Finding a lingua franca for biological mechanism and modeling​

Different jargon, definitions, and even overall research philosophy among scientific subdisciplines can cause confusion. Our inability to communicate effectively caused by these differences is a barrier to making new discoveries and translating them into benefits for society. This case study highlights how expressing mechanistic understanding in mathematical terms can drive a scientific advance

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The paper in Nature Ecology & Evolution is here:

Two scientists walk into a bar… One tells a joke. The other one looks blank in response. Scientists don't lack a sense of humor. Instead, this scenario could easily happen because within each discipline and sub-discipline we communicate in ways that are hard for others to understand. This paper is a case study of how advances can be made by breaking down one of the classic communication barriers – the barrier between understanding biology and expressing it as math. Two undergraduates – Kevin Wolz, a double major in integrative biology and engineering, and Mark Abordo, a math major – did most of the work. 

Bringing two disciplines - field ecology and mathematical modeling - together in one scientist. Kevin Wolz is the lead author of this study, which is based on his senior undergraduate research thesis while a double major in Integrative Biology/Civil and Environmental Engineering at the University of Illinois at Urbana-Champaign. (Photo Credit: Brian Stauffer, UIUC)

Mathematical models can be used to simulate how plants photosynthesize and simultaneously lose water from their leaves to the atmosphere. This is practically important for efforts to forecast crop productivity, or the sustainability of land use strategies, or the influence of biogeochemical cycling on the trajectory of future climate change. Stomata are the pores on the leaf surface of all land plants, which open and close to regulate how easily water is lost from the leaf and how easily carbon dioxide can enter the leaf to be captured by photosynthesis. This trade-off between photosynthetic carbon gain and water loss is arguably the most important factor influencing the health and success of plant life on land. The guard cells – that regulate the opening and closing of the pores – are exquisitely regulated in response to changes in environmental conditions such as atmospheric humidity or carbon dioxide concentration, as well as photosynthetic activity. For the last 30 years, most models have assumed that all stomata open and close with the same degree of sensitivity. But, if you took a poll of plant physiologists 100% of them would respond that there isn't a universal playbook for stomatal behaviour and variation occurs across many axes of biological variation. The key factor is one of translation. The knowledge of biological variation in how stomata perform had generally not been expressed in terms of variation in model parameters. Consequently, the modeling community could not apply the physiologists' knowledge to their work. Our paper describes interspecific variation in stomatal conductance model parameters for 15 tree species. And, by incorporating parameter variation, demonstrated that errors in model predictions of leaf photosynthetic carbon dioxide and water fluxes could be reduced by up to 60%. So - breaking communication barriers can allow two undergraduates to make a significant conceptual advance in a senior thesis project. That might be the definition of low-hanging fruit for a research program. The bigger lessons are that expressing biological knowledge in mathematical terms helps communication among diverse scientists, and the undergraduate stage is a great time to train scientists to become “multilingual”.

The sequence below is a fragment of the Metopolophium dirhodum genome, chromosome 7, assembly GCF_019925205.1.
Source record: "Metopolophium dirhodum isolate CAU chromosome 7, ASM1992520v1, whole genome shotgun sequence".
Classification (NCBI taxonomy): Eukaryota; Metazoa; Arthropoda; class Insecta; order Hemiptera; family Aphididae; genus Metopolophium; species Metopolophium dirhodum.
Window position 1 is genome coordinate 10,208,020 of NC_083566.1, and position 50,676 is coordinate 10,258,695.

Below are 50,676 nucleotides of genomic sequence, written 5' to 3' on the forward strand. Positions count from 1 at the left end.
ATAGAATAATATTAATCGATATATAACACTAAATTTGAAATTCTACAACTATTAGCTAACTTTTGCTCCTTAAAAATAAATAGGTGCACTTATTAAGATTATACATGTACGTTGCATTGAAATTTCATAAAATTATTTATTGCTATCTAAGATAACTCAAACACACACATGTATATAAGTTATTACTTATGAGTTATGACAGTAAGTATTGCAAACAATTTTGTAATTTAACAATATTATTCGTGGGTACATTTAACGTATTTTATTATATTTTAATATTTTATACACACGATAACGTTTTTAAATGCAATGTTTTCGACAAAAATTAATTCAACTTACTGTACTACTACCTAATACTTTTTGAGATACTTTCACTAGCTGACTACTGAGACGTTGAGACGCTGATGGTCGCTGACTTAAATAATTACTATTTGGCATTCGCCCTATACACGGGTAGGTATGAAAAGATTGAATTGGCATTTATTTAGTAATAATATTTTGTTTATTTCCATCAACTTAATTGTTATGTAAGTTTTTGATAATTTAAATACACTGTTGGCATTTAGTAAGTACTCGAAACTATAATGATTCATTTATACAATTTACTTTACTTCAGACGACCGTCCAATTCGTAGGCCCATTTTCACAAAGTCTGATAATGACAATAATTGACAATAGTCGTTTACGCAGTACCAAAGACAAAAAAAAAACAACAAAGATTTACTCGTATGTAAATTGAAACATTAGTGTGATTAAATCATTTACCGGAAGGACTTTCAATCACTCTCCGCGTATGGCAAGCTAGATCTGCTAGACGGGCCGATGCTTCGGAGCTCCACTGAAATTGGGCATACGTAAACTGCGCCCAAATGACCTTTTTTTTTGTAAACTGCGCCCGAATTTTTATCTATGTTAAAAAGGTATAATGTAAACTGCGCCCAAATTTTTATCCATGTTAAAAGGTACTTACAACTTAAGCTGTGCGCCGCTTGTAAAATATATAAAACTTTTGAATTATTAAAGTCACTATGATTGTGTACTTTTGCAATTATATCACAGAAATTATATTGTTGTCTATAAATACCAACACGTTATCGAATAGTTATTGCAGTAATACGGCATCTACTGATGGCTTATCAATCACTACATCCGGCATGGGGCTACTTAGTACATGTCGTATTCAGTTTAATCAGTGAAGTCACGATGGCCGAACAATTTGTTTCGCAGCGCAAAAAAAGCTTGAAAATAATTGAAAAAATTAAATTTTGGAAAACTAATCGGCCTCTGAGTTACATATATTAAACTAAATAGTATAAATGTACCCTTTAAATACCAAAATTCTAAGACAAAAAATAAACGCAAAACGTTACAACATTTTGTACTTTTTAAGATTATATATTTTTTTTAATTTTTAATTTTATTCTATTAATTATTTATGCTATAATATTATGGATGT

Have you heard the one about the stomata who went on and on about how fast he could open and close? He was such a pore...

The paper in Nature Ecology & Evolution is here:

Andrew Leakey

Associate Prof, Dept Plant Biol, Inst for Genomic Biology, Uni of Illinois Urbana-Champaign. Projects: @arpaeWEST @amaizingO3 @foxymillet @rootsinthefield